Of course there was the "ice room" located in the barn. Mr. Miller would cut blocks of ice on the MacDonaldton Dam during the winter and would haul them home to be stored in sawdust. When the warm weather arrived, they would be uncovered and used in the household, the store, and of course some were sold.
Mr. Miller died when he was sixty years of age, and the store passed to his daughter Mary and her husband, Freeman W. (Tome) Poorbaugh. The store was operated much in the same manner that Mr. Milller had operated it except that the barter system gave way to the increase in currency, for now times had improved.
The store remained the community center. A building know as the Election House was rented to the citizens and twice a year voters gathered at Dividing Ridge to elect their favorite candidate. Politics was an important matter in that area, and the final tabulations were met with great jubilation or much sorrow. On election day it was not uncommon to have a nip from a bottle of homemade spirits which seemed to appear from nowhere, and after warming the recipient, vanished until needed again.
Young people gathered in numbers around the store for a game of ball in the Hillegas Meadow, and of course, many spectators leaned on the fence to watch the progress of the games. In the winter groups enjoyed the sport of sled-riding down the numerous hills around the store. Of course, many of the old games of Hide and Seek, Run-Sheep-Run, Wolf in the Ring, and so on passed away the twilight hours. Sometime in the forties, the upstairs of the barn was converted into a basketball court of sorts and many a hotly contested game was played here, even during the winter when the boys of the neighborhood played with hands so could and numb that it was difficult to hold onto the ball.
During the heavy snowstorms, when the roads were blocked with tons of snow, the men of the community would walk to the store for the staples that were needed at home to tide the family until the roads were cleared and vehicles could move once again to the store. More often than not, the men would arrive before lunchtime and would first warm themselves and then refresh themselves with hunks of cheese and crackers washed down with bottles of pop. During the afternoon many games of "500" would erupt and would continue until evening when the men would load their groceries into burlap sacks, throw them over their shoulders, and begin the journey home. It is not known if the men engaged in card games during the early years, but we do know that they gathered around the pot-bellied stoves found in the store and many stories were told and much tobacco was chewed. At one period when Mrs. Miller had a choice of adding a convenience to the home, she chose central heating, hoping to eliminate the tobacco juice that would miss the stove and the coal buckets and would consequently add to the cleaning chores.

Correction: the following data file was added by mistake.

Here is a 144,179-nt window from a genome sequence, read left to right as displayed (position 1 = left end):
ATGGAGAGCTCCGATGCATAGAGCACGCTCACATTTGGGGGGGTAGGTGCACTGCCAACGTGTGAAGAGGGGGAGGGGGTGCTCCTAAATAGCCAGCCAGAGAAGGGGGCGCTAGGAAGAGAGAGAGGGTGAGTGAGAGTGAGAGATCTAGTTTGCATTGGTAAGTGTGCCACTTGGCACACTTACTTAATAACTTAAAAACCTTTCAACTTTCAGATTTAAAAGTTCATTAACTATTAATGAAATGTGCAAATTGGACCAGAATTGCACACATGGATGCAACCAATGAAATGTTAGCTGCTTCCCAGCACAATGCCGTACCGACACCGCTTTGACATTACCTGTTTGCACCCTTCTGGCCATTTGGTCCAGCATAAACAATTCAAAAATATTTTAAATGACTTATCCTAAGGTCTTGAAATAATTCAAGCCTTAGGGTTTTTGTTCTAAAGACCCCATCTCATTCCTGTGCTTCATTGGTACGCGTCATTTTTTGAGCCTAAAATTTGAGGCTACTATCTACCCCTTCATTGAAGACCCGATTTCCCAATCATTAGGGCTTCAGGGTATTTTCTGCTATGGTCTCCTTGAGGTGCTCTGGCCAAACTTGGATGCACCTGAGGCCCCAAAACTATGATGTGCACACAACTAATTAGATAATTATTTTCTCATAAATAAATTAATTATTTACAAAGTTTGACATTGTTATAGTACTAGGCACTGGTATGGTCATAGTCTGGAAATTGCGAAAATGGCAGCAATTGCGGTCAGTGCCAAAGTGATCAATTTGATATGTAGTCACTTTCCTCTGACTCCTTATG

The store played its part well during the war. Many tires that were incapable of holding a breath of air were gathered into the barn along with many, many tin cans that were flattened with a heavy shoe and of course the bushels of elderberries that were to be made into jellies for the men in service. Yes, War Bonds were also sold during that important time. A stranger looking for information of for a certain family was always directed to the store at the bottom of the mountain and there he received the final information that he needed.
Tom Poorbaugh died in the early forties and Mary in 1963. The store was sold in 1964 and today it stands empty with only memories of the olden days filling the shelves and waiting for someone to browse and perhaps carry the best of them away. Perhaps somewhere in the future with the increase in population and the decrease in our natural energies, there will once again be a need for the country store and then another Ab Miller will once again fulfill that need.